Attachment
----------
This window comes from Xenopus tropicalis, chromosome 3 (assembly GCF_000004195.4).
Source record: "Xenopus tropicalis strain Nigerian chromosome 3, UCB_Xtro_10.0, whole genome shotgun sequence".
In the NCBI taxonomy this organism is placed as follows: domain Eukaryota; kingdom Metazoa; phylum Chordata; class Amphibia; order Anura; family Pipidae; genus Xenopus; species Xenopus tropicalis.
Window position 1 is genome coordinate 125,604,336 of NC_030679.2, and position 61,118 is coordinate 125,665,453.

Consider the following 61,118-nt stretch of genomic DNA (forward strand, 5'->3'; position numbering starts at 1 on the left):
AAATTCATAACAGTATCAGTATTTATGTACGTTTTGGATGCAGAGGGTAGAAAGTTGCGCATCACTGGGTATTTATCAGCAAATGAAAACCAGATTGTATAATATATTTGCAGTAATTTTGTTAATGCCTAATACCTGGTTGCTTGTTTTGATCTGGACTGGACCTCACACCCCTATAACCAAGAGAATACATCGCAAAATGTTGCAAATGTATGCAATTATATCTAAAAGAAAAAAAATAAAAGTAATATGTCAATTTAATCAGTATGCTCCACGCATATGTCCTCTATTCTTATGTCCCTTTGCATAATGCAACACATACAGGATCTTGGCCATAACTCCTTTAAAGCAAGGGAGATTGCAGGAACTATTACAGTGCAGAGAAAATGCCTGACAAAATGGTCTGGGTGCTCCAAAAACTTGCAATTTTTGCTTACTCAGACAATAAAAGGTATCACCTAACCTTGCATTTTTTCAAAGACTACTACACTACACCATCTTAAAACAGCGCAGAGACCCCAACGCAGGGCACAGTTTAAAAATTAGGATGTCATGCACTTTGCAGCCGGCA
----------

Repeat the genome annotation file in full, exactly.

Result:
This window comes from Xenopus tropicalis, chromosome 3 (assembly GCF_000004195.4).
Source record: "Xenopus tropicalis strain Nigerian chromosome 3, UCB_Xtro_10.0, whole genome shotgun sequence".
In the NCBI taxonomy this organism is placed as follows: domain Eukaryota; kingdom Metazoa; phylum Chordata; class Amphibia; order Anura; family Pipidae; genus Xenopus; species Xenopus tropicalis.
Window position 1 is genome coordinate 125,604,336 of NC_030679.2, and position 61,118 is coordinate 125,665,453.

Consider the following 61,118-nt stretch of genomic DNA (forward strand, 5'->3'; position numbering starts at 1 on the left):
AAATTCATAACAGTATCAGTATTTATGTACGTTTTGGATGCAGAGGGTAGAAAGTTGCGCATCACTGGGTATTTATCAGCAAATGAAAACCAGATTGTATAATATATTTGCAGTAATTTTGTTAATGCCTAATACCTGGTTGCTTGTTTTGATCTGGACTGGACCTCACACCCCTATAACCAAGAGAATACATCGCAAAATGTTGCAAATGTATGCAATTATATCTAAAAGAAAAAAAATAAAAGTAATATGTCAATTTAATCAGTATGCTCCACGCATATGTCCTCTATTCTTATGTCCCTTTGCATAATGCAACACATACAGGATCTTGGCCATAACTCCTTTAAAGCAAGGGAGATTGCAGGAACTATTACAGTGCAGAGAAAATGCCTGACAAAATGGTCTGGGTGCTCCAAAAACTTGCAATTTTTGCTTACTCAGACAATAAAAGGTATCACCTAACCTTGCATTTTTTCAAAGACTACTACACTACACCATCTTAAAACAGCGCAGAGACCCCAACGCAGGGCACAGTTTAAAAATTAGGATGTCATGCACTTTGCAGCCGGCA